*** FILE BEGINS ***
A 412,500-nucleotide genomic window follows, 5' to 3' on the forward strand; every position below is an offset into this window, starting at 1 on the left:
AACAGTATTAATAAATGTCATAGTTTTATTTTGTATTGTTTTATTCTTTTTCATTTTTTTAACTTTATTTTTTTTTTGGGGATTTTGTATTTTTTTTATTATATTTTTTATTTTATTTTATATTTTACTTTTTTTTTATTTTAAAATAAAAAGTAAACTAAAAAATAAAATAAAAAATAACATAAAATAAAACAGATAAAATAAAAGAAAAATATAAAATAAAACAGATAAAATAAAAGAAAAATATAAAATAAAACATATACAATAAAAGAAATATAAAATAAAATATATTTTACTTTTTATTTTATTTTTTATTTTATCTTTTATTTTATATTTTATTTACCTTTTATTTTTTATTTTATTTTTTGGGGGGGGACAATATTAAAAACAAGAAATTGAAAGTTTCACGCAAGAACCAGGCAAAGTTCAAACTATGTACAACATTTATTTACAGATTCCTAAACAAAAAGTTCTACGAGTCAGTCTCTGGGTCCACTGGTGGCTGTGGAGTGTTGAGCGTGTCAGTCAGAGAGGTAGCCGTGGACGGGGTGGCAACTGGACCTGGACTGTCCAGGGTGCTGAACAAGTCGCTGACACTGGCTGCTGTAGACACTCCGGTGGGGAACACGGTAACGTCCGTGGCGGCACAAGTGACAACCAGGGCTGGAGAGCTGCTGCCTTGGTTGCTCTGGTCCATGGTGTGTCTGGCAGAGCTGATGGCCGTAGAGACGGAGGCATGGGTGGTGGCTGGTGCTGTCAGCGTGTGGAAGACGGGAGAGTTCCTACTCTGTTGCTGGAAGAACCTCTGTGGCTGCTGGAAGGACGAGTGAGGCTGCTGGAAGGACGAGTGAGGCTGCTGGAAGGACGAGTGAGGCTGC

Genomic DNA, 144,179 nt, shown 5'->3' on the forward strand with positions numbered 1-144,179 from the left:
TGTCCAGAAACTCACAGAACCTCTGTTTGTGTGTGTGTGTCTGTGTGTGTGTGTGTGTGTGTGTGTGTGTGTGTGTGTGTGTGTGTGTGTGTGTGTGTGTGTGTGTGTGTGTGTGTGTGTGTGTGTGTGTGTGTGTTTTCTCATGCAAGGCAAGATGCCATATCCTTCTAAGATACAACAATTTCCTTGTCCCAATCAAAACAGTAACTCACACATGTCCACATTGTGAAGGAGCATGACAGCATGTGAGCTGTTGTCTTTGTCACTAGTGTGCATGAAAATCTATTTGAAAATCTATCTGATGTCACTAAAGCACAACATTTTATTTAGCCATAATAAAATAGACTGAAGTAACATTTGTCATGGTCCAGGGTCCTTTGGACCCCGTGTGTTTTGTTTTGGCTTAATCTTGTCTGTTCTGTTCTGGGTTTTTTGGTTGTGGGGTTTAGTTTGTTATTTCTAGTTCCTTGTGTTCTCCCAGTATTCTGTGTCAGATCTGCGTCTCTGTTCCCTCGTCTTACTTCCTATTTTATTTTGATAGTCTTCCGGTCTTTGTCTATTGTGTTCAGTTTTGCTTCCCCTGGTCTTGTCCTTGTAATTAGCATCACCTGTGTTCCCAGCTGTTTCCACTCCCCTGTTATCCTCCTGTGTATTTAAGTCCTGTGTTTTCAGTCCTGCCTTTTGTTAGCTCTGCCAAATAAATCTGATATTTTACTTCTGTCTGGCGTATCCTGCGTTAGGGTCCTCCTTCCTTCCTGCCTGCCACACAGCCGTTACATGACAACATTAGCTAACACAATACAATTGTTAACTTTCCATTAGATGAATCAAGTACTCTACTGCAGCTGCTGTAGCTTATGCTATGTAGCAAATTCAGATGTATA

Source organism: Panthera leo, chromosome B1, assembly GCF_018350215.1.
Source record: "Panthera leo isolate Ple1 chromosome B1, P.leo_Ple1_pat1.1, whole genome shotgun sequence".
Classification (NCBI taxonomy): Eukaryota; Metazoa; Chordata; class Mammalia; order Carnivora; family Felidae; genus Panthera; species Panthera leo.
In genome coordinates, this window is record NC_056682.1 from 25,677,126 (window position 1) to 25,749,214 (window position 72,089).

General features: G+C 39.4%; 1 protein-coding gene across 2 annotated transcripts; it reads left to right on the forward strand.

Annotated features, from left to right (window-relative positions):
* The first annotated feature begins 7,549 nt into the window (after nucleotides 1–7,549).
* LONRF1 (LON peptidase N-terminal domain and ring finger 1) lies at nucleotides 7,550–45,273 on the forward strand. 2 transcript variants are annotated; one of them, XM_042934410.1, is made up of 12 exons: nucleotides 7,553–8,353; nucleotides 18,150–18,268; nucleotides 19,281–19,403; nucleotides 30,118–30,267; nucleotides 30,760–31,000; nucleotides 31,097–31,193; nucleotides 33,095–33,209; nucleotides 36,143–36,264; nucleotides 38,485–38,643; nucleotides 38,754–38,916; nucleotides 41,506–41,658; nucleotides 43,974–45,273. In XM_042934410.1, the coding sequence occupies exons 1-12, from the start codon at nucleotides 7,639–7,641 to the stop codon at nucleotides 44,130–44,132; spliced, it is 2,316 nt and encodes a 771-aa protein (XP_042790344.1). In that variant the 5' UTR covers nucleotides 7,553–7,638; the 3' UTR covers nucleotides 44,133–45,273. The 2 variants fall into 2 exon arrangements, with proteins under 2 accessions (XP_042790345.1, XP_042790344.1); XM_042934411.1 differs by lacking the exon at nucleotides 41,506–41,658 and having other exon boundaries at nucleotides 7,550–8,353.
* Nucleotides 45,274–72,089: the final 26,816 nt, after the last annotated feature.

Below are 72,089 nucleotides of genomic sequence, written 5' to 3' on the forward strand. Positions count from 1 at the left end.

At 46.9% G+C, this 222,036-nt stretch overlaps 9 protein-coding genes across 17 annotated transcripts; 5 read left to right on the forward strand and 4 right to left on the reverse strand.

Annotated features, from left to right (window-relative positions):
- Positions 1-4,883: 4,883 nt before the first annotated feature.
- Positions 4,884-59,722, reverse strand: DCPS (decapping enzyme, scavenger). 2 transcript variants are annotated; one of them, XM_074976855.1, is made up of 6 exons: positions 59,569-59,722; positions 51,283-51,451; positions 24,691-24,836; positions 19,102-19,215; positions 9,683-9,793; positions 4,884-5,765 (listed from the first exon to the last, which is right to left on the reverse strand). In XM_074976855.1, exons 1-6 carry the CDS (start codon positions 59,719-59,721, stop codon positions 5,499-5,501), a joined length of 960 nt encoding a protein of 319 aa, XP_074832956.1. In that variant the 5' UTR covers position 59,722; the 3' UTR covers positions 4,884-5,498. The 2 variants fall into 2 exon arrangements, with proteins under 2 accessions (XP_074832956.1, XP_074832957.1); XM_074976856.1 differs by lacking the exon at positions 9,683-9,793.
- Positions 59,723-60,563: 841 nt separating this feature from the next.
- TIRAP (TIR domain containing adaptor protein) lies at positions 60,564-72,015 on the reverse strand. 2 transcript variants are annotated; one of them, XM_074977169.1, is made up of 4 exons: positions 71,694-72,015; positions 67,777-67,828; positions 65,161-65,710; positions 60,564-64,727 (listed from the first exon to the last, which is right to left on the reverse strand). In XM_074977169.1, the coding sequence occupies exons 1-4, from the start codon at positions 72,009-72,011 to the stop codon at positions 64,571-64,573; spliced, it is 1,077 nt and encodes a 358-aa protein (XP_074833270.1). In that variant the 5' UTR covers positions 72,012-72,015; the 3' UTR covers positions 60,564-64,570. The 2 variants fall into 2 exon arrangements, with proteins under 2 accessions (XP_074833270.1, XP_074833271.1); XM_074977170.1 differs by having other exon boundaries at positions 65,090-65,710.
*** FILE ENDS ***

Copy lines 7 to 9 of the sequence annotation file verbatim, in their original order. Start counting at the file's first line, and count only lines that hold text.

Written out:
Classification (NCBI taxonomy): Eukaryota; Metazoa; Chordata; class Mammalia; order Carnivora; family Felidae; genus Panthera; species Panthera leo.
In genome coordinates, this window is record NC_056682.1 from 25,677,126 (window position 1) to 25,749,214 (window position 72,089).

General features: G+C 39.4%; 1 protein-coding gene across 2 annotated transcripts; it reads left to right on the forward strand.